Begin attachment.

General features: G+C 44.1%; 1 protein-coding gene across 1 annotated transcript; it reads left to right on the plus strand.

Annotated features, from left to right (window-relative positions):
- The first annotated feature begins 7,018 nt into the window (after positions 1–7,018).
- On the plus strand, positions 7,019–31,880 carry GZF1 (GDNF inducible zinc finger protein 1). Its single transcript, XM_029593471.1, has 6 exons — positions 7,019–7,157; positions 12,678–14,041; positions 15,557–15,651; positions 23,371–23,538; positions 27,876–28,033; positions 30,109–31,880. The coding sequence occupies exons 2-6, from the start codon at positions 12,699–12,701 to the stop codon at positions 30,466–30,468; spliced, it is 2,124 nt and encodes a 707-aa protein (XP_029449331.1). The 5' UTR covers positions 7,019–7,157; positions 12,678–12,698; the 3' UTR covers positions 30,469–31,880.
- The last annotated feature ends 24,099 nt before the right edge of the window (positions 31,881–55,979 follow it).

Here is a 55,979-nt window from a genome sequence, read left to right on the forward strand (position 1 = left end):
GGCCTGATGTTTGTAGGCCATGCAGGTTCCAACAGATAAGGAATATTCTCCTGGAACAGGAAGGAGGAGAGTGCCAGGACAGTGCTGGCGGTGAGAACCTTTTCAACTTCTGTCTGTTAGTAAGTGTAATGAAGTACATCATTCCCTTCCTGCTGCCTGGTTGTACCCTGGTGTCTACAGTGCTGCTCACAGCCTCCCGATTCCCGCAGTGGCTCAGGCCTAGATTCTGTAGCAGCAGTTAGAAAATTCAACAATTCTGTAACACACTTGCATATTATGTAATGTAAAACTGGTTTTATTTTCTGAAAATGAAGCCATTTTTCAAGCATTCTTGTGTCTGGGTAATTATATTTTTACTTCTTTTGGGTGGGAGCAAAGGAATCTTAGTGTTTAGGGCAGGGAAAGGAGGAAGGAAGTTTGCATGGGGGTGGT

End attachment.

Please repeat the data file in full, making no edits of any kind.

General features: G+C 44.1%; 1 protein-coding gene across 1 annotated transcript; it reads left to right on the plus strand.

Annotated features, from left to right (window-relative positions):
- The first annotated feature begins 7,018 nt into the window (after positions 1–7,018).
- On the plus strand, positions 7,019–31,880 carry GZF1 (GDNF inducible zinc finger protein 1). Its single transcript, XM_029593471.1, has 6 exons — positions 7,019–7,157; positions 12,678–14,041; positions 15,557–15,651; positions 23,371–23,538; positions 27,876–28,033; positions 30,109–31,880. The coding sequence occupies exons 2-6, from the start codon at positions 12,699–12,701 to the stop codon at positions 30,466–30,468; spliced, it is 2,124 nt and encodes a 707-aa protein (XP_029449331.1). The 5' UTR covers positions 7,019–7,157; positions 12,678–12,698; the 3' UTR covers positions 30,469–31,880.
- The last annotated feature ends 24,099 nt before the right edge of the window (positions 31,881–55,979 follow it).

Here is a 55,979-nt window from a genome sequence, read left to right on the forward strand (position 1 = left end):
GGCCTGATGTTTGTAGGCCATGCAGGTTCCAACAGATAAGGAATATTCTCCTGGAACAGGAAGGAGGAGAGTGCCAGGACAGTGCTGGCGGTGAGAACCTTTTCAACTTCTGTCTGTTAGTAAGTGTAATGAAGTACATCATTCCCTTCCTGCTGCCTGGTTGTACCCTGGTGTCTACAGTGCTGCTCACAGCCTCCCGATTCCCGCAGTGGCTCAGGCCTAGATTCTGTAGCAGCAGTTAGAAAATTCAACAATTCTGTAACACACTTGCATATTATGTAATGTAAAACTGGTTTTATTTTCTGAAAATGAAGCCATTTTTCAAGCATTCTTGTGTCTGGGTAATTATATTTTTACTTCTTTTGGGTGGGAGCAAAGGAATCTTAGTGTTTAGGGCAGGGAAAGGAGGAAGGAAGTTTGCATGGGGGTGGT